1. Thank you so much Shane! 106 inches, that will be awesome! I think a middle support would be needed because the boards are heavy. Initially I’m thinking a middle support under the table top would be a cleaner look. But you may have to test a few things out with the base. I would make the middle under the table thicker and incorporate a few more beams. You can also add some metal supports under the table top for security. But I would not do simple pocket screws alone for this. Please keep me posted. I’d love to see the completed table.

  16. I’m revisiting this table again. What kind of tabletop fasteners did you use to attach the top to the legs? Did you need a router to cut a groove?

  17. I’m very new to this but curious what kind of wood did you use? As in what tree it came off of.

  18. Mark S. Grantom says:

    Wow! It is RARE that you see someone like yourself that knows their way around a workshop. You have created a truly impressive, functional and beautiful piece of furniture, but MORE IMPORTANTLY you have set such a great example of what a person can accomplish with some basic knowledge and a lot of hard work. My hat is off to you!

    1. Wow! Thank you Mark! I really appreciate your kind words. Really means a lot to me. Thank you!

  19. What type of wood did you use for this? After calling around several mill/woodwork shops it seems like they all have a similar consensus that Home Depot or Lowe’s lumber warps rather easily and doesn’t last. Have you had this problem yourself?

  20. Thanks for Sharing such a nice post.Love it and i will never miss your post.

  21. Hi, this is my first project. I’m al read to assemble it. I wish I could submit. Photo. I did aqua colored legs. It took forever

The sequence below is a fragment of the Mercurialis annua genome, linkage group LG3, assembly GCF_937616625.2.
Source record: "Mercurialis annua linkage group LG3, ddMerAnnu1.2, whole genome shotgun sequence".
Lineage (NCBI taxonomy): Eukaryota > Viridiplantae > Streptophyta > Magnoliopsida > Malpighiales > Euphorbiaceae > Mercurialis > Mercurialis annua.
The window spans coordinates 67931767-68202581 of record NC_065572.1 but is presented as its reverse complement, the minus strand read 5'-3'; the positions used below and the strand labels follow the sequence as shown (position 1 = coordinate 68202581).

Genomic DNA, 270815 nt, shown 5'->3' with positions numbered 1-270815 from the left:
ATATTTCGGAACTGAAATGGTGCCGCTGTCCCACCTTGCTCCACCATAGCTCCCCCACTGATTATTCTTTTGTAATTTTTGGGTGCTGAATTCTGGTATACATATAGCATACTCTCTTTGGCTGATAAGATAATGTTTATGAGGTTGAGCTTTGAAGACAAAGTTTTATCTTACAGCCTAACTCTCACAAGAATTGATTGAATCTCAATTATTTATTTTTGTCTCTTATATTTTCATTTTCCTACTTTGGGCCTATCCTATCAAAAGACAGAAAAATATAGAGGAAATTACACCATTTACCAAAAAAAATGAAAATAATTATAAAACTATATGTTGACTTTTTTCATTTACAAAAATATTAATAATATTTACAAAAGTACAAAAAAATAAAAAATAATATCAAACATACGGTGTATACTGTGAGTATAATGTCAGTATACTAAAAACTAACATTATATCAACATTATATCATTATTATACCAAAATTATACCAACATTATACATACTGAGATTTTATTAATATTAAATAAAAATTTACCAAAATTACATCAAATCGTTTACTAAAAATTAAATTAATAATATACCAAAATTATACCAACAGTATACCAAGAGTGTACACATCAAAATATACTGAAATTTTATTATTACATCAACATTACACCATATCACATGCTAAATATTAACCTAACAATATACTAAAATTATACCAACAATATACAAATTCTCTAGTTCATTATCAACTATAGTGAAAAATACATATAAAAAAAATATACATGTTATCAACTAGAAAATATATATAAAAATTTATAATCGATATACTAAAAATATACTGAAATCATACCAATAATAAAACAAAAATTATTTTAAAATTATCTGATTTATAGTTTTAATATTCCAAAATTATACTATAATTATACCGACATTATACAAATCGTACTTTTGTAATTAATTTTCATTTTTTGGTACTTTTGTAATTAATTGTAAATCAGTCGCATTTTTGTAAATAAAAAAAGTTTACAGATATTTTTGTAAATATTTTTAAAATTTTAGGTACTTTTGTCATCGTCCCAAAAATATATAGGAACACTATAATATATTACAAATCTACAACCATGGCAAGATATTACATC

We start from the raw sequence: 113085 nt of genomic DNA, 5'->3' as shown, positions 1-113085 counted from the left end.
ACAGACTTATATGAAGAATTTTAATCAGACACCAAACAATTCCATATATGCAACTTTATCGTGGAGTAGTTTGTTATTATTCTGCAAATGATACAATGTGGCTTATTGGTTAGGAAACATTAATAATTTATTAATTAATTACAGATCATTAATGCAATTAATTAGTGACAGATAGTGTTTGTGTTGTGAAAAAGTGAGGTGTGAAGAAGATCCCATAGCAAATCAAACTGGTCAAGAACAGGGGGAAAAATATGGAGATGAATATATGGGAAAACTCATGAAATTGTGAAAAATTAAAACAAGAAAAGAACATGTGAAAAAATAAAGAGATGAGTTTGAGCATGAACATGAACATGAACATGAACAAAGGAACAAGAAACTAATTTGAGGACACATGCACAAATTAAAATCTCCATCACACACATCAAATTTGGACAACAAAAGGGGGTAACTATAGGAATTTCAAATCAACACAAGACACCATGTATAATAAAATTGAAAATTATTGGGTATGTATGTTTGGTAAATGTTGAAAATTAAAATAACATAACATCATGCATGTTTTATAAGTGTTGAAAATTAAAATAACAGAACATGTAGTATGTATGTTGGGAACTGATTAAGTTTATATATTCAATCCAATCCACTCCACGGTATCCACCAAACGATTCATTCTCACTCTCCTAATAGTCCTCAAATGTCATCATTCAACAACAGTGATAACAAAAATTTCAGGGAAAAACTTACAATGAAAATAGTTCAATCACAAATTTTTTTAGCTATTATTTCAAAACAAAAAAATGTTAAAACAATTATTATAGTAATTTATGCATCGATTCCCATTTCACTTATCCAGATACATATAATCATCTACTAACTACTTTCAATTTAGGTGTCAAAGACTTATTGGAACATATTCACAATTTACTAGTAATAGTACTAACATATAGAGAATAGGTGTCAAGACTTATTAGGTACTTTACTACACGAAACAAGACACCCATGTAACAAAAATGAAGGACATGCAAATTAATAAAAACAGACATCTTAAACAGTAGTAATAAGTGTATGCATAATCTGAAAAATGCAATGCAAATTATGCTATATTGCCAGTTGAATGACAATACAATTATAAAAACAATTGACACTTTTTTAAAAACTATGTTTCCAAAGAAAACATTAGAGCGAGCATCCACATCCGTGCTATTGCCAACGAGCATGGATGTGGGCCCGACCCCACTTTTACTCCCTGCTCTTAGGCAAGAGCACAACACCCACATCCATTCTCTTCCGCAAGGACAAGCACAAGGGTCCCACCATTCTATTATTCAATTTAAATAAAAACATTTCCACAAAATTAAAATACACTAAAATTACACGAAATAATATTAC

1. Hi Rachel that is AWESOME! I would love to see your build. You can share it with me via Facebook or Instagram @toolboxdivas or email it to [email protected]. I can’t wait to see it.

  22. First – Tool Library?? What a great concept! Don’t let anyone say anything bad about Baltimore when they have a TOOL LIBRARY!! Wish my city had one of those.
    Second, I love the table. I have had the plans for this saved for a while and I think now I’m ready to give it a try, with my husband’s help, of course. (what fun -uh, not. We don’t always work well together. Been doing it for 52 years, though.) We made two bench seats and stained them gray. They look kind of funny sitting there with an oak, round pedestal table. So the plan is to have this table built by Christmas 2019. Hahaha! Well, at least by Christmas 2020! Love your page/blog/writing.

    1. Thank you sooo much! Baltimore is a pretty cool city for sure, tool library and all. 52 years! WOW! That is something to aspire to. You got this. I believe you can get the table done and it will go beautifully with the benches.

  23. Samantha Lavender says:

    I love this design but want to make it for my backyard patio. What changes need to be made to make this outside friendly?

    1. Thank you so much!To make this an exterior table you’d need to use exterior wood and screws. Also You don’t want to plane exterior wood so create straight edges for laminating (the glue-up) with a table or circular saw.

  24. oh your work is too fine. and love the dining table. I’ve got the best idea from your blog. This was so informative. too ingenious. i found more helpful and savage. Keep up the excellent work.I am really impressed. keep sharing more.

  25. Vishal Mahulkar says:

    What wood is used for this ?

  26. Hi! I wanted to reach out as we are looking to build this here this weekend for our dining room.
    This may be an obvious question- but based on the list of materials to buy, did you double the (7) 2×6 @ 62 inches (tabletop)? So did you get 14 or does the 7 give it that chunky look?
    And any suggestion on which type of wood would be appreciated.
    We love the table! Are very excited.

    1. Awesome! Yes I doubled the boards or rather glued two together stacking one on top of the other to create a plack that is 3inches thick. Then I glued each part together to bond the full tabletop. And I am thinking I opted for 2×8 lumber because at the time the hardware store was out of 2x6s. But nonethe less it still gives the same effect once all glued.